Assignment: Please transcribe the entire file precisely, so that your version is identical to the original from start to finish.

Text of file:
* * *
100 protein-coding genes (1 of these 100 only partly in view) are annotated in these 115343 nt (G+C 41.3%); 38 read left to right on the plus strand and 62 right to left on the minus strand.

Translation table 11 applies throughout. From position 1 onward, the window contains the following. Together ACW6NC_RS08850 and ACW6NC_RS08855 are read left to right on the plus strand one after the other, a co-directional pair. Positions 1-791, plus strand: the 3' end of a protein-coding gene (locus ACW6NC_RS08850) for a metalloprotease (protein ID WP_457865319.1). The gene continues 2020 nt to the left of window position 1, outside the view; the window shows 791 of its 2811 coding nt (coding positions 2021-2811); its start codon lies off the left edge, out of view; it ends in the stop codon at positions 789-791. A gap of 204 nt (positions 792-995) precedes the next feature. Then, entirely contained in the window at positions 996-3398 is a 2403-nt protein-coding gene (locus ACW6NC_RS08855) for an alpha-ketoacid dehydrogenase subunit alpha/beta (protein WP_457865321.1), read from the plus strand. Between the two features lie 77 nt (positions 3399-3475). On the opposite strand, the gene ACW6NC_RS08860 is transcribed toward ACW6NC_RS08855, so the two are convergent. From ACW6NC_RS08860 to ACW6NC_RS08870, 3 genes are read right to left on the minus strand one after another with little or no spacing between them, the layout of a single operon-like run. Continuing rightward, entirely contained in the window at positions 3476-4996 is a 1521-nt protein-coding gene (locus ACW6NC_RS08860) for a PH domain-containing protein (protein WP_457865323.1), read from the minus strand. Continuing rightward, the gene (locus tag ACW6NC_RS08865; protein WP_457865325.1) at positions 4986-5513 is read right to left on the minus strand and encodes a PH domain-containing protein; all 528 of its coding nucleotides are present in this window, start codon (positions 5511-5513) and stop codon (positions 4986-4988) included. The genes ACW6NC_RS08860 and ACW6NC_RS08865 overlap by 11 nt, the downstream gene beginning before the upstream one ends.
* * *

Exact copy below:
100 protein-coding genes (1 of these 100 only partly in view) are annotated in these 115343 nt (G+C 41.3%); 38 read left to right on the plus strand and 62 right to left on the minus strand.

Translation table 11 applies throughout. From position 1 onward, the window contains the following. Together ACW6NC_RS08850 and ACW6NC_RS08855 are read left to right on the plus strand one after the other, a co-directional pair. Positions 1-791, plus strand: the 3' end of a protein-coding gene (locus ACW6NC_RS08850) for a metalloprotease (protein ID WP_457865319.1). The gene continues 2020 nt to the left of window position 1, outside the view; the window shows 791 of its 2811 coding nt (coding positions 2021-2811); its start codon lies off the left edge, out of view; it ends in the stop codon at positions 789-791. A gap of 204 nt (positions 792-995) precedes the next feature. Then, entirely contained in the window at positions 996-3398 is a 2403-nt protein-coding gene (locus ACW6NC_RS08855) for an alpha-ketoacid dehydrogenase subunit alpha/beta (protein WP_457865321.1), read from the plus strand. Between the two features lie 77 nt (positions 3399-3475). On the opposite strand, the gene ACW6NC_RS08860 is transcribed toward ACW6NC_RS08855, so the two are convergent. From ACW6NC_RS08860 to ACW6NC_RS08870, 3 genes are read right to left on the minus strand one after another with little or no spacing between them, the layout of a single operon-like run. Continuing rightward, entirely contained in the window at positions 3476-4996 is a 1521-nt protein-coding gene (locus ACW6NC_RS08860) for a PH domain-containing protein (protein WP_457865323.1), read from the minus strand. Continuing rightward, the gene (locus tag ACW6NC_RS08865; protein WP_457865325.1) at positions 4986-5513 is read right to left on the minus strand and encodes a PH domain-containing protein; all 528 of its coding nucleotides are present in this window, start codon (positions 5511-5513) and stop codon (positions 4986-4988) included. The genes ACW6NC_RS08860 and ACW6NC_RS08865 overlap by 11 nt, the downstream gene beginning before the upstream one ends.